Following up on my prior post about the Interspirituality Conference, I wanted to add what happened on Sunday morning.
I attend 7:30 Mass at Our Lady of Good Counsel where we were observing the Fourth Sunday of Easter, which is Good Shepherd Sunday. Because of the conference, I was especially attuned to the references to Jesus saying that there were other sheep “not of this fold” who also follow the shepherd’s voice, which correlates so well with interspirituality and the core beliefs of religious, philosophical, and humanist traditions toward love, peace, connection, and unity. There were so many other moments during our sung and spoken prayer that spoke of “all” in the universal sense, rather than as all the assembly or all Catholics or all Christians. I am thankful to be here at this time, instead of in the pre-Vatican II days when Catholics regularly condemned those who were not (strongly observant) Catholics. I am also thankful that Pope Francis regularly holds meetings with those of many different spiritual beliefs, as well as those who are atheists, humanists, agnostics, etc., giving public witness to the dignity of each person.
I arrived early at First Congregational for the 10:00 service which was the official conclusion of the Interspirituality conference and was pleased when Jamie came to sit with me. With my daughters no longer at home and my mom dealing with a string of health issues, I most often attend without a companion, so it was nice to have a friend next to me.
The congregation, under the leadership of Rev. Dr. Art Suggs, is very progressive, open, and inclusive. I had not seen such an enthusiastic – and mobile – greeting of one another during the opening of the service since the Ecumenical Christian Church at Smith College when I was a student in the late 1970s-early 1980s. The hymns and prayers were expansive and filled with light and love. The Scripture passage from chapter 10 of John’s gospel was a continuation of the small section that had been proclaimed at mass and referred back to the good shepherd, which was a beautiful connection for me. In the passage, Jesus quotes Psalm 82 which says “You are gods.” This passage had come up during the weekend sessions as a millennia-old reference to the indwelling of the Divine in human beings, so it was a natural transition to Kurt Johnson’s sermon, “The Coming Interspiritual Age,” which synopsized the insights shared during the conference and gave hope that many around the world are moving beyond the rigid boundaries separating people from one another and into an emerging Second Tier Consciousness which unifies across religions, philosophies, nationalities, and all else that separates us. I again regret my inability to convey this adequately and hope that people who want to learn more will look for resources such as this website.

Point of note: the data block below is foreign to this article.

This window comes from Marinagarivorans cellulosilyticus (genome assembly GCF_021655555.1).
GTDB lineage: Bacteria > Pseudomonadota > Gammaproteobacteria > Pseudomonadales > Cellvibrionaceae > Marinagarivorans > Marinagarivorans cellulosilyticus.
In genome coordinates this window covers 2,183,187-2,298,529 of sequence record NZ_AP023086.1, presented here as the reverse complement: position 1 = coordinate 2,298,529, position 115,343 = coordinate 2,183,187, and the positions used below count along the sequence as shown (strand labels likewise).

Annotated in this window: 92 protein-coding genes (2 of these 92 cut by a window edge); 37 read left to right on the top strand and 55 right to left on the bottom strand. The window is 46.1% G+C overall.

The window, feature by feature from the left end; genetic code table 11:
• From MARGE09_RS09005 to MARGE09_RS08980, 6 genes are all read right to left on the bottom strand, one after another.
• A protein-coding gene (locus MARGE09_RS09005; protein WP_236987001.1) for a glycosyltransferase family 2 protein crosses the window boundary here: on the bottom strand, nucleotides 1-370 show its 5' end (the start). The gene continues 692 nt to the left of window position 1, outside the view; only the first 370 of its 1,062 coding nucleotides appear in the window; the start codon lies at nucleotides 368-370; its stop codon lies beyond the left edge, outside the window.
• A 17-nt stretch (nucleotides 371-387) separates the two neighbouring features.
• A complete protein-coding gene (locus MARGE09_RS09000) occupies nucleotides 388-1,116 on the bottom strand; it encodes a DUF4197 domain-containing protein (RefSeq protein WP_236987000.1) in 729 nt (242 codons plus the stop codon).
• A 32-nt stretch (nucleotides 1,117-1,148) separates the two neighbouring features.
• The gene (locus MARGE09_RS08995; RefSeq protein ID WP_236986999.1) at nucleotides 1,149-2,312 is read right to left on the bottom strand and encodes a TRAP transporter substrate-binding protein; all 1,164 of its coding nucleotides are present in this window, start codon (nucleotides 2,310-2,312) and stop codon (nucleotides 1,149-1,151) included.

I wrote in my prior post about anticipating hearing the organ at First Congregational again. One of the lovely things about the structure of the service is that it incorporated the prelude and postlude within the service itself, so that one can actually listen, avoiding the “accompanied pep rally” experience that especially postludes can become. I appreciated that the postlude registration included some of the reed stops, because I so appreciate the Skinner-style reeds that are full and rich rather than thin and piercing. I managed to only tear up a little as I remembered being at the organ with Searle Wright. Had the repertoire included Franck or Dupré or one of Searle’s compositions I’m sure I would have been sobbing.
In a final Spirit-led moment, at the coffee hour after the service, I joined a conversation that Jamie was having with Heidi, one of the women of the church who had been such a great help to us during the conference. The conversation turned to the organ and I had a chance to share with her some of my experiences with Searle and the instrument. I must have had my poet hat perched invisibly on my head as I was going on about how organs breathe, but, fortunately, Jamie and Heidi were receptive listeners. As it turns out, Heidi’s husband had just been speaking about the need to invest in the upkeep of the organ, so it was particularly meaningful to her to hear me speak about Searle, the instrument, and their place in the history of the church and its ongoing legacy. I am not sure what work needs to be done, but I am hopeful that the organ will be restored and preserved, not altered, or worse, abandoned. I believe that the Spirit moves and speaks through the organ’s pipes as surely as it does through our human voices and through all of creation.